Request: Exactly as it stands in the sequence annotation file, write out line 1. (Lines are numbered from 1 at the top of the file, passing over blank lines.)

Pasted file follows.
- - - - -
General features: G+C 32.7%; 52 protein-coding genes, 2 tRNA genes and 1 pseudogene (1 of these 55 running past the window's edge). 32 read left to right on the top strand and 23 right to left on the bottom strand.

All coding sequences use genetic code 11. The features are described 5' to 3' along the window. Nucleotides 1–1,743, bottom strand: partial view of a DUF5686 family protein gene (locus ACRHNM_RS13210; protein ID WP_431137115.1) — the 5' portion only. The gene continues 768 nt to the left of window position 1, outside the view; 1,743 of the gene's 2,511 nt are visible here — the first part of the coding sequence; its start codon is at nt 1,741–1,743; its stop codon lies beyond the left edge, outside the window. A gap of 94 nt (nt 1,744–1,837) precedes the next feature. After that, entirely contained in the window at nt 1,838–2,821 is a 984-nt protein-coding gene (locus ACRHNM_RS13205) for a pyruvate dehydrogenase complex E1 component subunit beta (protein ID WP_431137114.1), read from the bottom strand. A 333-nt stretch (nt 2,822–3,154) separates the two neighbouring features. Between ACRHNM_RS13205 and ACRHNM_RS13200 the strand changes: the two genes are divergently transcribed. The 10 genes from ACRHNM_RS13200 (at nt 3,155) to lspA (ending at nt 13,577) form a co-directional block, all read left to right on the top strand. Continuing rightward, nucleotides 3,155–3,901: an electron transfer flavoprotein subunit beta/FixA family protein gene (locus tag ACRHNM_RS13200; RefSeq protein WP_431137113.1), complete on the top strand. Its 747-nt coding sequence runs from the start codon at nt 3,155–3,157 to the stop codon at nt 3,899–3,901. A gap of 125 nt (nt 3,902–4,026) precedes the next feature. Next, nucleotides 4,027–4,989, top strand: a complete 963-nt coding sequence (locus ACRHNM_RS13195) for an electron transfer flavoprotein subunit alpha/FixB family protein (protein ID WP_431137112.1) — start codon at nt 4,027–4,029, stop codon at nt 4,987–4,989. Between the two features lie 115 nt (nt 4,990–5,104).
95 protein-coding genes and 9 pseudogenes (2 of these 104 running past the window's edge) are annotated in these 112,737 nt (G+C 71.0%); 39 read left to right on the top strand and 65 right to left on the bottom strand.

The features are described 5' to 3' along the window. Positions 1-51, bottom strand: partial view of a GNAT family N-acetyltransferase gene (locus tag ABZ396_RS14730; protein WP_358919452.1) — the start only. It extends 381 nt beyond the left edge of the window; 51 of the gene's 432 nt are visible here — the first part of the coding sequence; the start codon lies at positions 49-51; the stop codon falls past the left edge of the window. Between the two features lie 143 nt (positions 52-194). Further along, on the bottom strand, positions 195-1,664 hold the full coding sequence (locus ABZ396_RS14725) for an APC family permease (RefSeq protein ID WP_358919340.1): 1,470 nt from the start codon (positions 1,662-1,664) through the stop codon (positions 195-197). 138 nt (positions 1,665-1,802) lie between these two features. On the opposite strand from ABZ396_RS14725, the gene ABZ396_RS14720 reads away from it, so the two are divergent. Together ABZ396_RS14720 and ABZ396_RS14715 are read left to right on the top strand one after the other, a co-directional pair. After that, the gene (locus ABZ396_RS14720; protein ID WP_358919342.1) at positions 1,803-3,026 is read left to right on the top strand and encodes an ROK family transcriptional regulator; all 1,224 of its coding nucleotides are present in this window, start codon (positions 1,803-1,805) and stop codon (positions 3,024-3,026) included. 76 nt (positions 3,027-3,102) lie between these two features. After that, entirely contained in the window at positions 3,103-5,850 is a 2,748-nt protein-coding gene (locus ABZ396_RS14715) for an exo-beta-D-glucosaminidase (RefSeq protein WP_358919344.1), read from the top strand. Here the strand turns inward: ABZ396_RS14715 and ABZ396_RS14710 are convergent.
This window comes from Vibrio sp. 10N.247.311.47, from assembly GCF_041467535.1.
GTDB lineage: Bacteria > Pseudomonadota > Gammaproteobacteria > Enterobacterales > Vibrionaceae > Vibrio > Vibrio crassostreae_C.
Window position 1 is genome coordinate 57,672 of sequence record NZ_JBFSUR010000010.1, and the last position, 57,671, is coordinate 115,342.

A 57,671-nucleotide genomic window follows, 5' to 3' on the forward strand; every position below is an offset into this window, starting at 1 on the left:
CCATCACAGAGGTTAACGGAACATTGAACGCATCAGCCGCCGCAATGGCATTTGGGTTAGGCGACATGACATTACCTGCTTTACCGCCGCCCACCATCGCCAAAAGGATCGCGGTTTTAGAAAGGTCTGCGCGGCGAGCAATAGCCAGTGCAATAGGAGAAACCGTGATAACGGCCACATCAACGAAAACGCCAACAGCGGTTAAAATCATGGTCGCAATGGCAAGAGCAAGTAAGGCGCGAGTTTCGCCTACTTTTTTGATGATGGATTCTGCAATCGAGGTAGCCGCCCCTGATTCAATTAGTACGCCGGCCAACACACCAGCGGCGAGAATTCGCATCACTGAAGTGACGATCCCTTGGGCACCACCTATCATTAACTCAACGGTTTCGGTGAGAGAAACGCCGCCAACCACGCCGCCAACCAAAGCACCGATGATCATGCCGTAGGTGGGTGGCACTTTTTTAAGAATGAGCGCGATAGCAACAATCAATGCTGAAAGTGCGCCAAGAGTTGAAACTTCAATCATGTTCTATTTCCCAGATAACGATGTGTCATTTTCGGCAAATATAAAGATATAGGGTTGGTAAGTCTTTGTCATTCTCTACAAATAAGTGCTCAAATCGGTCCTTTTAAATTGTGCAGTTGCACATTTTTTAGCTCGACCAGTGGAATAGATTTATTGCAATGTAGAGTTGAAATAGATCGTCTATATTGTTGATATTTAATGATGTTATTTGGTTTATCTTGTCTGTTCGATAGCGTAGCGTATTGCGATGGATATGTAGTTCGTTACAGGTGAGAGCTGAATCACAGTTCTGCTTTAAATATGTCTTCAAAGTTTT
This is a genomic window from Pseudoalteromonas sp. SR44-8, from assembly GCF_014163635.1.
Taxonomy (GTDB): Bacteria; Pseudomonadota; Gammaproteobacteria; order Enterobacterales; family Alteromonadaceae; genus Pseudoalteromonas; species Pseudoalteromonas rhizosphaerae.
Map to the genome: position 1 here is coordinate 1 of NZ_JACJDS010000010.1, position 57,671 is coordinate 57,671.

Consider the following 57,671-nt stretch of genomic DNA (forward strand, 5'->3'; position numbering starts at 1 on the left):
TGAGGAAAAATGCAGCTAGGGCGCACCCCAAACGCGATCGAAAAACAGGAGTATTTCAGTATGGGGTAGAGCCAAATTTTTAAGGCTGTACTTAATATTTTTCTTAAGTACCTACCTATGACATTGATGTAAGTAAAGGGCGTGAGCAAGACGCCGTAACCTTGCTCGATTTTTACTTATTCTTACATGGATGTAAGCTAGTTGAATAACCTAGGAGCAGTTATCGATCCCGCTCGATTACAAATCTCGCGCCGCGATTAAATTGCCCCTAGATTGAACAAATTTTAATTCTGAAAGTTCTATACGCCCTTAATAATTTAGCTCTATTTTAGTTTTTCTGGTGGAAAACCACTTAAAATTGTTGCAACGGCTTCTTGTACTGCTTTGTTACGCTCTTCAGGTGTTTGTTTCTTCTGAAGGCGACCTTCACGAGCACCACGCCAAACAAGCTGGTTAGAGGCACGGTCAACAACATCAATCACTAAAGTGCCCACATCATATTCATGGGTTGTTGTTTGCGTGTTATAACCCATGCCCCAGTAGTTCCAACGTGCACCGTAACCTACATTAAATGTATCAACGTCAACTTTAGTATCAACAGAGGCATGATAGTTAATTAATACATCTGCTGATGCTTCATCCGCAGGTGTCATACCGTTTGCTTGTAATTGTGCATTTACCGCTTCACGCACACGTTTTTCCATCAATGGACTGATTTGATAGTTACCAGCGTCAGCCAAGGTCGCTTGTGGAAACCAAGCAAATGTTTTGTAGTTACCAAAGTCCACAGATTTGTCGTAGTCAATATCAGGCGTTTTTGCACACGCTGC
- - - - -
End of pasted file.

General features: G+C 32.7%; 52 protein-coding genes, 2 tRNA genes and 1 pseudogene (1 of these 55 running past the window's edge). 32 read left to right on the top strand and 23 right to left on the bottom strand.